Short Introduction and History
This was probably the first instrument built by local organ-builder Tadeo Ortega, and dates from 1776, when he was twenty-seven.
A typical eighteenth-century rural Castilian instrument, it is full of character and produces an immense volume of sound on very low wind pressure. The flue chorus is particularly fine, and the reeds somewhat rustic and very different from those at Frechilla.
Little is known about the history of the instrument, but it was cleaned and repaired at various times between the mid-nineteenth century and the early twentieth. By the middle of the twentieth century, it had become a ruin, with some pipes missing and many severely damaged. In the late1980’s some registers were made playable, and then in 1997 the organ was totally dismantled and taken to the workshop of Alain Faye in the south of France. He carried out a full restoration, using as much of the original material as possible. The organ retains its original soundboards and much of the mechanism. The majority of the pipes were recoverable, but most of the mixtures are new, as is the 8’ internal Trompeta Real. Enough original material did remain, fortunately, for these new pipes to be an accurate re-creation of the originals. The wind is now supplied by an electric blower feeding a parallel reservoir which, to judge from the newspapers glued to it, dates from 1911. This was probably the time at which the instrument had last received attention before recently being brought back to life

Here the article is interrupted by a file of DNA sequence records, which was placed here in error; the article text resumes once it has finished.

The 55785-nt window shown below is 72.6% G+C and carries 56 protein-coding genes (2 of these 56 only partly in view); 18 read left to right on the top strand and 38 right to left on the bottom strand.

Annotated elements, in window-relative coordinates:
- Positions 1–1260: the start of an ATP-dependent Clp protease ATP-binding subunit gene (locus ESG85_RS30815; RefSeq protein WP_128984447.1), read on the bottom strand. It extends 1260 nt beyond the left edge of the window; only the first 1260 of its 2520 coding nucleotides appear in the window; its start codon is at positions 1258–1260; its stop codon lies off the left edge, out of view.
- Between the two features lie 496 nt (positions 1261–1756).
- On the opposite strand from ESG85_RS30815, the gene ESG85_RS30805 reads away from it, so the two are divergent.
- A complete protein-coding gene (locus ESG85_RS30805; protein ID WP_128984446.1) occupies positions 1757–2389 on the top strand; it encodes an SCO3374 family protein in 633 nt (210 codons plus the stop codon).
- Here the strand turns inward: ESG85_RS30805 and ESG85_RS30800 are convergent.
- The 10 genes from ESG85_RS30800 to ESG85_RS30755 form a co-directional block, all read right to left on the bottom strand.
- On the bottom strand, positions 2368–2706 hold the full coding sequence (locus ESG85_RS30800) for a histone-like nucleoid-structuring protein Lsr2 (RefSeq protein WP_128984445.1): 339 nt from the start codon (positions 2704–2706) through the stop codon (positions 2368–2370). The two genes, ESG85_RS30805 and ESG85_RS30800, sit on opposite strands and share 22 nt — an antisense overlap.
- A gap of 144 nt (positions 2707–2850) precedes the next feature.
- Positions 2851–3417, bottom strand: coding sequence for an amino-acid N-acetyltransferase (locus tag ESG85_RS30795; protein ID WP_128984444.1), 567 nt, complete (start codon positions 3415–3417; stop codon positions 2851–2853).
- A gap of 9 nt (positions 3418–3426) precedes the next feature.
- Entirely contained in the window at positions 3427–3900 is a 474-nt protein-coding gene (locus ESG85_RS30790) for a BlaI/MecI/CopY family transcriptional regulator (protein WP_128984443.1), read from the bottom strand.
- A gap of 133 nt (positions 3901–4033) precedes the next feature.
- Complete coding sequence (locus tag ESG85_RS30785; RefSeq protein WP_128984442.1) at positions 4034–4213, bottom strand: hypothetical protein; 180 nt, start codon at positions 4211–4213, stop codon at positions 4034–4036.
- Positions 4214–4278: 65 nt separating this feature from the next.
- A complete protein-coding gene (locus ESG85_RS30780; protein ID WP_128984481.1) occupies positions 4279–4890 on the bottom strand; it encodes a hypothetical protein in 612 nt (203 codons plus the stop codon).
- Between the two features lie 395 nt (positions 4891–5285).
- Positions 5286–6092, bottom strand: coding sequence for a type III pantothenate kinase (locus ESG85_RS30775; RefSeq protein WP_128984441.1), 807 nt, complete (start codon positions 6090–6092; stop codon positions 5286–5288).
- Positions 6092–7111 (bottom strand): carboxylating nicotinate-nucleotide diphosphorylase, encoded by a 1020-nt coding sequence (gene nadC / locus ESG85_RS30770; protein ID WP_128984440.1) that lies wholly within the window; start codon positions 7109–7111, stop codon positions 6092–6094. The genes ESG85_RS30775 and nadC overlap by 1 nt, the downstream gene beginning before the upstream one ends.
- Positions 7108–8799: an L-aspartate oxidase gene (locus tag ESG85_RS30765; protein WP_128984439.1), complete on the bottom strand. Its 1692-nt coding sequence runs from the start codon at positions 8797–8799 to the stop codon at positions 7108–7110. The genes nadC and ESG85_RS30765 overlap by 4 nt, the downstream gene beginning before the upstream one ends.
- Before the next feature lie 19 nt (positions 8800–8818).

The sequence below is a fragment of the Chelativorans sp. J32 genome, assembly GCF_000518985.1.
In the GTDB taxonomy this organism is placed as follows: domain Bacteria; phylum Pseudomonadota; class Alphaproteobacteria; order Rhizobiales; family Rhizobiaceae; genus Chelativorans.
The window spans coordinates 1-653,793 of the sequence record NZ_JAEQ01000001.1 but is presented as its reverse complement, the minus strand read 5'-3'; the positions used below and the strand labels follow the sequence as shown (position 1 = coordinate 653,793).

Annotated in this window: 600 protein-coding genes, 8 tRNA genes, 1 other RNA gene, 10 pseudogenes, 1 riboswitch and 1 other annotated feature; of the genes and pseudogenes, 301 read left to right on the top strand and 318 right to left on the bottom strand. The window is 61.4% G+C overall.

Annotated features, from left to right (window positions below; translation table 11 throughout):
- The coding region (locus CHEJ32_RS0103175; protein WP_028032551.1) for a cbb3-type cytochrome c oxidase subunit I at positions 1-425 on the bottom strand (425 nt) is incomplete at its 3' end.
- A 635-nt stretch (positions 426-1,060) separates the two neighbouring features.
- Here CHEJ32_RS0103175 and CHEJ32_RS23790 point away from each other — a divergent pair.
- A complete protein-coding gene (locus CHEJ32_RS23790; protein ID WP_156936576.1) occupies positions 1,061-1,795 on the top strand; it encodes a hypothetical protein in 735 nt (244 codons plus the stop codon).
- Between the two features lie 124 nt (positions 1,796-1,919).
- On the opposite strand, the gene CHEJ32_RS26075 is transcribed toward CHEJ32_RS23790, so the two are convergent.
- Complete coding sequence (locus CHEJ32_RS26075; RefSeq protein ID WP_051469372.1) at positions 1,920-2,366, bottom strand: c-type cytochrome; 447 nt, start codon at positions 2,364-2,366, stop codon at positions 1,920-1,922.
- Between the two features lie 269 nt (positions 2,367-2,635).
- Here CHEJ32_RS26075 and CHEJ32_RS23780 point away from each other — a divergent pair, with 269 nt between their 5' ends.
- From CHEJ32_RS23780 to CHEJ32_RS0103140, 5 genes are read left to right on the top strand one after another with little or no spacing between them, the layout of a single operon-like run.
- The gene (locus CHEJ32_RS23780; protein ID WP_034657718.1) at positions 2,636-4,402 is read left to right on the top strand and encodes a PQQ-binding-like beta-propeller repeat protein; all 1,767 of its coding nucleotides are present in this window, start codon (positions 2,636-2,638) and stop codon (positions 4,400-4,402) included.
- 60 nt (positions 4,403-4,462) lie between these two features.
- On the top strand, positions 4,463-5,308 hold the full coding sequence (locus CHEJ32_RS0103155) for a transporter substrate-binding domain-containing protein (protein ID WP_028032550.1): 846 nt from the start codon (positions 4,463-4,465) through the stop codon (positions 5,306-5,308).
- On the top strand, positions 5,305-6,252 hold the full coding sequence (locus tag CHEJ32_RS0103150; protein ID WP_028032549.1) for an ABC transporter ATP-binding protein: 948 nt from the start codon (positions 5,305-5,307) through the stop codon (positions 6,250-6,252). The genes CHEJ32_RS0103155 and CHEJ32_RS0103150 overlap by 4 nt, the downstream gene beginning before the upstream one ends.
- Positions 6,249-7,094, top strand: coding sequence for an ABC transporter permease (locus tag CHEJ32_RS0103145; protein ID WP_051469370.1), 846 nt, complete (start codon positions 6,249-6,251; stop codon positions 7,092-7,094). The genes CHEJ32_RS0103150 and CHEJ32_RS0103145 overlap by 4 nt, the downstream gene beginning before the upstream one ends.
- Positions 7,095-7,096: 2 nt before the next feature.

The Castilian Organ-Builder Tadeo Ortega
Tadeo Ortega was born in Burgos in 1749 but moved to the neighbouring province of Palencia before he started working as an organ-builder in 1772. The Capillas organ is almost certainly the first instrument for which he took total responsibility. For much of his life, he lived in the neighbouring villageof Fuentes de Nava, where two of his late two-manual instruments survive in original condition. A full restoration of one of them (in the Church of San Pedro) was begun in October 2005 and is being carried out by the French organ-builder Bernard Cogez. The other (in the Church of Santa María) is still playable, and is to be fully restored once the restoration of the church is completed.
In all, Tadeo Ortega built or rebuilt some 25 instruments during his working life, all the in the Castilian region of Tierra de Campos, the last being in Castromocho in 1821. He died in Palencia in 1823. He was the last of the great organ-builders of Castile, although little celebrated during his life. His instruments, however, are of exceptional quality. They are both mechanically robust (several are still working reliably in virtually original, unrebuilt condition) and tonally impressive.
Text by Nicolas James, England, 2005
The church room has medium-wet acoustics with about 3.5 seconds of reverberation.
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